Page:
2. I owned the new rulers for over a week before I could muster up the nerve to do the sashing. The more pieces you put together, the more chances you have of things not aligning. The turtles are in 4 rows of 4 now. I have to do the longer, freakier horizontal sashing yet. I have to get it done before Saturday.

3. I finished all the knitting on my greatly modified cardigan. I ordered buttons on Etsy. They're coming from France. I've sold a fair number of my brioche cowl knitting pattern (cowl, not bread), so I had enough in my PayPal account for buttons plus 4 fat quarters in cute baby boy prints.

4. Was in Portland this past weekend and went to the Fabric Depot. Wowza! I was overwhelmed. There were a trillion fabrics. I ended up finding a 13-stack of Robert Kaufman fat quarters in some pleasing basics at 40 percent off. Woohoo! I also got some Halloween costume supplies for the kid and some iron-on patching for the fave jeans with holes just starting.

5. I cast on a really cool tank top in linen.

6. I decided on afterthought heels on the socks-long-in-progress for hubby. The only downside I see with that heel is the kitchener stitch, but I can live with that.

7. I cast on a second Bad Oyster pattern for Auntie Inflammatory that will be just a bit bigger than the first one to sit around her neck better.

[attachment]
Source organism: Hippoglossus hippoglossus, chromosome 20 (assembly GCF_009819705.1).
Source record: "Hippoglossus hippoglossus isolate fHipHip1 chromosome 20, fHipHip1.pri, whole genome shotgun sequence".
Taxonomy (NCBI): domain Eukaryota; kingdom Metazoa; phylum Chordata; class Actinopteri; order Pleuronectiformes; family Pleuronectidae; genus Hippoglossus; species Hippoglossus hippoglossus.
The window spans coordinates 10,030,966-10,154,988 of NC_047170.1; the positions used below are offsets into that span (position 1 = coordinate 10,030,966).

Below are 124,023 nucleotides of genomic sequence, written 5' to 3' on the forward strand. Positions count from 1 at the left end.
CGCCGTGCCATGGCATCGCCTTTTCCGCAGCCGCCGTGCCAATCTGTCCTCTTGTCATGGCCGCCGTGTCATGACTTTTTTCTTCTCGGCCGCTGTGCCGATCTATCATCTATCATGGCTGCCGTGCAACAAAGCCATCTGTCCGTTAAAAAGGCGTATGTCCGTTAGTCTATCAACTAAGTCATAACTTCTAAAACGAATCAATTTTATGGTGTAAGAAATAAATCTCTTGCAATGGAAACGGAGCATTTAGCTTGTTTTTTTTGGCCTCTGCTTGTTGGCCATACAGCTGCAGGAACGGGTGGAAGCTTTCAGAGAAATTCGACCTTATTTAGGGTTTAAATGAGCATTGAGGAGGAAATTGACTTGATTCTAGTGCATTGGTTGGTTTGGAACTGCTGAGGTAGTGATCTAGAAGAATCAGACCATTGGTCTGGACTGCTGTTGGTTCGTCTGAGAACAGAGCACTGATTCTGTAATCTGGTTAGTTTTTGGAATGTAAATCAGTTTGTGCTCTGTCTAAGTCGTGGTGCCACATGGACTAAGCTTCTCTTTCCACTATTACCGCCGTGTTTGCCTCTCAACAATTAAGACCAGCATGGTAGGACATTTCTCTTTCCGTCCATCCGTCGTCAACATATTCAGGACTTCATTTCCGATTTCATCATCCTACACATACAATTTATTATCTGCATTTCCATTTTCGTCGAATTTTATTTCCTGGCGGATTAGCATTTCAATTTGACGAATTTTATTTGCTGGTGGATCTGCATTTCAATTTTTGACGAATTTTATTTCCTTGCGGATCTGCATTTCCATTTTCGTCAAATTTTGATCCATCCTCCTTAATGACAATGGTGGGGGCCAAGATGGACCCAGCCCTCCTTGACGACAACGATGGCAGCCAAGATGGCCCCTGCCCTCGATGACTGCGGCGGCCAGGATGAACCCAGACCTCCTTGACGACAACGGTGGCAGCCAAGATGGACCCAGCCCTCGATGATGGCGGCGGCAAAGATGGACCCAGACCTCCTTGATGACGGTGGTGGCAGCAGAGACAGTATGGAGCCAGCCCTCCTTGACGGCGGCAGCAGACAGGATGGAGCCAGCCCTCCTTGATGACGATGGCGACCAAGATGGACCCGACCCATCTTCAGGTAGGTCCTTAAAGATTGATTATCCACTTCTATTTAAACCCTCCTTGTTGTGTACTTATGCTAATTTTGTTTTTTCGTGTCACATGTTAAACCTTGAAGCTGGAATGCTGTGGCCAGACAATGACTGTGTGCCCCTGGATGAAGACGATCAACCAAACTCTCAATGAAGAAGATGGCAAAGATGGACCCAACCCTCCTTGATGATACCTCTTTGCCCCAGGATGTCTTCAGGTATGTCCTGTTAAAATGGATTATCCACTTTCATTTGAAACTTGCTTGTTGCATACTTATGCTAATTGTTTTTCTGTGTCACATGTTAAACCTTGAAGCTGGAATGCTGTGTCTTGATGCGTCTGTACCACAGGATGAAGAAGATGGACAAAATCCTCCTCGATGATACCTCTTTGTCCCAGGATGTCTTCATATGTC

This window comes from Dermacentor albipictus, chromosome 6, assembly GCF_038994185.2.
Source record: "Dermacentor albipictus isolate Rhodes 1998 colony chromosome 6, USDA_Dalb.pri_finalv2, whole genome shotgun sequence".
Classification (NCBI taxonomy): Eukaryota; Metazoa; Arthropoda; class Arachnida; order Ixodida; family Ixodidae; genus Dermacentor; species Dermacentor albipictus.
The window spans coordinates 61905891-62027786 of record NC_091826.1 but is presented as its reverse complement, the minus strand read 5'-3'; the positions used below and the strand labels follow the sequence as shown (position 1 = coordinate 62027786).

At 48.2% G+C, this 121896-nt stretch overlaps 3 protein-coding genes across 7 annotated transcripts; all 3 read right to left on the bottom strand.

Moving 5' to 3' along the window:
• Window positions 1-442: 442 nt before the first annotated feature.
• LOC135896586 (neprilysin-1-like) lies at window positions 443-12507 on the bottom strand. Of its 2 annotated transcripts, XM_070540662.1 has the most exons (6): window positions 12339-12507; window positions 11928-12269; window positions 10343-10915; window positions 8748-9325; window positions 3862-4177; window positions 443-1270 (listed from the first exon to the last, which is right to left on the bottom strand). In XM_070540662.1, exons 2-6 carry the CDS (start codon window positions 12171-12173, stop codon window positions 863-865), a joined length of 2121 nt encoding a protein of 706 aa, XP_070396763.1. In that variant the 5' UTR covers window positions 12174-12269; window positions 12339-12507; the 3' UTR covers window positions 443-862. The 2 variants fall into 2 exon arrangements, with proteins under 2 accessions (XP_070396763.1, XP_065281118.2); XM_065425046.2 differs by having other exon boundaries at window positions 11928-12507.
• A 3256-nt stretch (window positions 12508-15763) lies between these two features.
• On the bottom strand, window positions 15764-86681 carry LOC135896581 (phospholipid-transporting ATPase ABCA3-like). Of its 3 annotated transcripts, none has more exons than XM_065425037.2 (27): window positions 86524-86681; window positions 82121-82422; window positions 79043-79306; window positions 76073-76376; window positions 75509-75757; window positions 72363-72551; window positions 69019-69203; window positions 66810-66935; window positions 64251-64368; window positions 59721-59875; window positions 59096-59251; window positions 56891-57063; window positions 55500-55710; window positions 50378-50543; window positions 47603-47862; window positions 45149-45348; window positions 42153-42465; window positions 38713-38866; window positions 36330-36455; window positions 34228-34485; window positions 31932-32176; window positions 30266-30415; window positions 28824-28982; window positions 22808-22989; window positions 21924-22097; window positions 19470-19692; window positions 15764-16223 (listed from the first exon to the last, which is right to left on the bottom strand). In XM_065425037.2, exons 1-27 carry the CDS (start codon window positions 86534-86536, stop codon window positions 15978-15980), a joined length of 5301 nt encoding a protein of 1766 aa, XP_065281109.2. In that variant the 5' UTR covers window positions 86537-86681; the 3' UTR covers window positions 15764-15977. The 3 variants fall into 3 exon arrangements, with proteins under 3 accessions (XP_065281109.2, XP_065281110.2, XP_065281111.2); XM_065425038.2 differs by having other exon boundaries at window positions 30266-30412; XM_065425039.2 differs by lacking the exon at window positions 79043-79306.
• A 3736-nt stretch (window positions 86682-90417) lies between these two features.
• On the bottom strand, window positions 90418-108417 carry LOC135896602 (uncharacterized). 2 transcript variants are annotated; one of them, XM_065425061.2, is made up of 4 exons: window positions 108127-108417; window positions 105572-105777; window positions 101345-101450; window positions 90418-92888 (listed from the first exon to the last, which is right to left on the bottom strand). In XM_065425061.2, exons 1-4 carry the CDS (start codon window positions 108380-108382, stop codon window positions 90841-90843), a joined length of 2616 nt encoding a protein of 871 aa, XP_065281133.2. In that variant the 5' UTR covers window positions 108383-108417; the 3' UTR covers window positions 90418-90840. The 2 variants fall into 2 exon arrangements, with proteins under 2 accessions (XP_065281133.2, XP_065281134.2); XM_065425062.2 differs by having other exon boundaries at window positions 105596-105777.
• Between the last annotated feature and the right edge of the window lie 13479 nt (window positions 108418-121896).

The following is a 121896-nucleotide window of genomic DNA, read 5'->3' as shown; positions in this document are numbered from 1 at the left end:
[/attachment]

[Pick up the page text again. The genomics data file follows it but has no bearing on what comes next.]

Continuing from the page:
8. Once the turtles are sashed, I'll hope that the baby boy fat quarters have arrived and see what pattern they want to be. Can't wait!

The beginnings of the bad oyster.


Oct 11, 2014

what i learned today

First, the title on my blog posts doesn't automatically do sentence case.

Second, when you are piecing and want to be efficient, you make your pieces extra tall, and then you plan to cut across them to get the correct heights afterwards.

Like that.

However, what this newbie can't do is cut the total height to match the sum of heights needed and expect that the last guy is actually going to be the right height.

So where I expected to have 12.5 inches give me five heights of 2.5 inches, things were a little wonky. In the photo you see 9 inches of height for three 2.5 inch beasties. That actually works out to 7.5, but I'm planning to strip off the likely 1.25 piece and save it for later like a little squirrel. That's the three heights that I need to make up for the earlier boo-boo.

Third, I need a cover for my ironing boards. There's really no excuse for that.


Oct 10, 2014

door prize

I forgot to type that I'd won a door prize at the Guild meeting. So. Rad.

Four fat quarters! Crazy lucky, right? They're folded up all pretty and I'm scared to open them up. I have a feeling new knitters feel like this the first time their yarn comes in a skein rather than a ball.